Alongside everything that we have mentioned, we can also expect the usual stuff to appear like new maps, skins, and cosmetics as well as a bunch of new heroes for the player to get acquainted with.
Types of bets in competitive Overwatch
Because Overwatch is fairly new in the esports scene and the Overwatch League has yet to properly debut aside from its brief pre-season, not many bookmakers/sportsbooks are offering wagers beyond match winner, which involves placing a bet on the winning team of the overall match. Visit our guide on Overwatch esports betting to find out the available markets and types of bets you can currently place on Overwatch competitive tournaments.
We will update this section with more detail, including what type of prop/game-specific bets the bets esports betting sites will be offering for aspiring Overwatch bettors when the first OW League season goes into full swing.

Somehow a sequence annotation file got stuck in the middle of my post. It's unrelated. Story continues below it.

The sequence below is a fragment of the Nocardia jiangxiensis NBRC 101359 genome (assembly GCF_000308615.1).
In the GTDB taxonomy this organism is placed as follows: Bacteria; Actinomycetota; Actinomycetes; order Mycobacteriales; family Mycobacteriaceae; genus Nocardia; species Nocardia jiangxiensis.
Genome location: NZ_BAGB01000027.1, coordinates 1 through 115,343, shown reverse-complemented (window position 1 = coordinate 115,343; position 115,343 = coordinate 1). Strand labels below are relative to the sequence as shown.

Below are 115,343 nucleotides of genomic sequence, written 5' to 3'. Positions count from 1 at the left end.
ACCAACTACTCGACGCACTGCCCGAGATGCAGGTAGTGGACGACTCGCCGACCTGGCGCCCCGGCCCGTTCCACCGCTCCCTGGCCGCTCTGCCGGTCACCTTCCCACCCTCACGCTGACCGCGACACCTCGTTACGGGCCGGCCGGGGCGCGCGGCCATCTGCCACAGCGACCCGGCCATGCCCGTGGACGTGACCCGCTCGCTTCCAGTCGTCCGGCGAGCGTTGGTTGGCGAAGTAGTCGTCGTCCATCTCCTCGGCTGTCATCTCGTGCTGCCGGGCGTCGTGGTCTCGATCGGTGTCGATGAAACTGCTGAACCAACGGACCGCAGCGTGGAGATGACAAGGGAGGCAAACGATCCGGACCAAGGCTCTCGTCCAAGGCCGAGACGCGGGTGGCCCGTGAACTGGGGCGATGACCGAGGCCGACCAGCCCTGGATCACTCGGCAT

Our #1 recommended esports betting site for our readers from United States is BetOnline; you can claim exclusive new player welcome bonuses if you create a new account via our links, so you can get properly started with some free bets for your top Overwatch League picks.
The Overwatch Contenders competition is played by eight different regions around the globe and is used as a breeding ground for future Overwatch League stars. Many of the pro teams in North America and other places have teams competing in Overwatch Contenders with their reserves playing. This League is really about the emerging talent though, with ESB predicting many great stories to come out of the official feeder competition which has over $3 million USD in prize money for the 2019 season and culminates in an event called the Gauntlet.